Councils need an answer on how to fund social care

Tomorrow, over a year since the Dilnot Commission on Funding of Care and Support reported back to Government, we will finally see the publication of the Care and Support white paper. This is the white paper that we have been waiting for since the Coalition took office in 2010– yet it is unlikely to give the answers that we are looking for.

We know that there is a crisis looming in adult social care – we have known this for a long time. But Labour’s solution – the National Care Service – was introduced too late in power to see through.

And now we have news that the coalition’s white paper is finally coming – with everything pointing to the likelihood that the Dilnot Commission recommendations will be accepted – but there is to be a stark omission. No mention of how the new system will be funded. This is not good enough.

Principally the major reforms expected in the white paper will see a cap on the amount that individuals have to pay towards their care costs and a guaranteed national minimum level of council support. Dilnot calculated that this new system would cost the state £1.7billion. Yet, it is reported that the white paper will not address this. Instead a ‘progress report’ will outline that decisions are yet to be taken regarding funding.

But without agreement on the exact nature of the care costs, how these will be funded and a plan for implementation, this white paper is unlikely to take us any further forward with tackling the problem we are facing with funding adult social care in the future.

In addition to the proposed £35,000 cap on an individual’s lifetime care costs, Dilnot also puts forward a change to the means-test threshold. Under the present system, if an individual has assets over £23,250 they are liable to pay for their full cost of care. For many
older people, with only moderate assets, this has meant having to sell their homes to fund care. Under the proposals by Dilnot, the threshold will rise to £100,000 – if an individual has assets below this amount, councils will now become responsible for paying care costs.

Many will argue that this reform to the system is positive; it could encourage people to save, fewer people may have to sell their homes to fund care and ultimately would be good for individuals and families. Indeed, Liz Kendall (who has been very strong as Shadow Minister for Care and Older People) has shown support, noting that Labour ‘warmly welcomed’ these proposals as a way towards a more sustainable system. However, this will also bring a considerable challenge for councils, where care costs could rise sharply and dramatically over a short space of time.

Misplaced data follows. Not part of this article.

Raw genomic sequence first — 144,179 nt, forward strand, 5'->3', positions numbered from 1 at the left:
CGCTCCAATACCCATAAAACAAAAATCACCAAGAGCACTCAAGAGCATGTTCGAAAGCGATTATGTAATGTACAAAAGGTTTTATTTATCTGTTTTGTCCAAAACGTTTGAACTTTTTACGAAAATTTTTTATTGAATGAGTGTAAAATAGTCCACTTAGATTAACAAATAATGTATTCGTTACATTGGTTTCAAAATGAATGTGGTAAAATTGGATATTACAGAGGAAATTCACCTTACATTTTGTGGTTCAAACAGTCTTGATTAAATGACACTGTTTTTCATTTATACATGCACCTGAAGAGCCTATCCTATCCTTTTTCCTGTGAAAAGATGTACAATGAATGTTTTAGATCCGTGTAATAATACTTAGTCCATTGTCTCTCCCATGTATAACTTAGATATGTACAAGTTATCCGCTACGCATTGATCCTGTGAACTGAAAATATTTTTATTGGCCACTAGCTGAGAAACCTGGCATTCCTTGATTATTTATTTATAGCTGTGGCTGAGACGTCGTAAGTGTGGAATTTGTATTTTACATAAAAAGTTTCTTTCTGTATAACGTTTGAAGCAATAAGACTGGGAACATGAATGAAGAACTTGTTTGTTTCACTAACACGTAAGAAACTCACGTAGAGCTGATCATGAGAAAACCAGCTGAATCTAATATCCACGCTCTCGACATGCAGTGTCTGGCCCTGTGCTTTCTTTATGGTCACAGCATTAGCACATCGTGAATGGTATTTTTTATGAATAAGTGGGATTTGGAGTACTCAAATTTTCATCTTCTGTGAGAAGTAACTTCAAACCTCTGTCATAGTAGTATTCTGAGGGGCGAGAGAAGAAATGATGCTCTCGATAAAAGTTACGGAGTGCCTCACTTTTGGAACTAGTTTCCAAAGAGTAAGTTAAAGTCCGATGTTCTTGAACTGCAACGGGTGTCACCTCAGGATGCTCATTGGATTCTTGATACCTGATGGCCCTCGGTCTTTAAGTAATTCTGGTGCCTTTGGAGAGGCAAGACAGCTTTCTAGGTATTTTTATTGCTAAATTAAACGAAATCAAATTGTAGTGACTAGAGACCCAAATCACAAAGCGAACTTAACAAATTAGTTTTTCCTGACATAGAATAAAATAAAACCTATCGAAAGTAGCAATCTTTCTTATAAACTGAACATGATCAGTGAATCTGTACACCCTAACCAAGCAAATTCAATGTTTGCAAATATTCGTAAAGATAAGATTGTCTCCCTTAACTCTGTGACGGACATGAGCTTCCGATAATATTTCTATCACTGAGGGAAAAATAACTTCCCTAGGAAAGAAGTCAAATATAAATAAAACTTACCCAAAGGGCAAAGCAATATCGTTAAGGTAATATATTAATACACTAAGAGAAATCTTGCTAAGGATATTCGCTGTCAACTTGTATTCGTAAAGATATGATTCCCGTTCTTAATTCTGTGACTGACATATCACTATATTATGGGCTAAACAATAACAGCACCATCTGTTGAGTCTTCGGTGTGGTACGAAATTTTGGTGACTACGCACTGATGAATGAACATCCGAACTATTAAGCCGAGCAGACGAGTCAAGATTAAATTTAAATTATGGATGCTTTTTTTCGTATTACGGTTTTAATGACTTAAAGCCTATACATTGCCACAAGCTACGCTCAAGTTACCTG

Labour Councils – such as those in the north east and north west – look set to be hit particularly hard. In such areas, many houses fall between the current £23,250 limit and the proposed £100,000 figure. While this means that many homeowners in these areas will not have to sell their homes to pay for care; it presents a huge challenge for councils as they would become responsible for paying care costs for many more individuals.

This is why it is essential that we understand now, how the government intends to pay for the new system. Without this, we are no further forward. We need to know how councils that are already faced with massive cuts to their budgets are going to meet these rising care costs. And let’s not forget that we already know that the impact of the cuts has been uneven; it’s councils in the poorest communities and Labour councils that have been hit the hardest.

In all of this, we hear that cross party talks on the funding of long term care for the elderly have broken down. This hardly gives encouragement that an agreement can be reached on how to fund this crisis. And with many Labour councils set to face even tougher times ahead, now is the time for senior members of the Party to get back around the table. Andy Burnham worked hard to build consensus on this while we were in government. But it broke down due to political opportunism of the Tories, who though the ‘death tax’ scare was a vote winner. We should not follow their example, and must be more responsible in opposition – our Labour councils and communities are counting on us to work together to find a solution.

Laura Wilkes is a Policy Manager at Local Government Information Unit. She writes here in a personal capacity.

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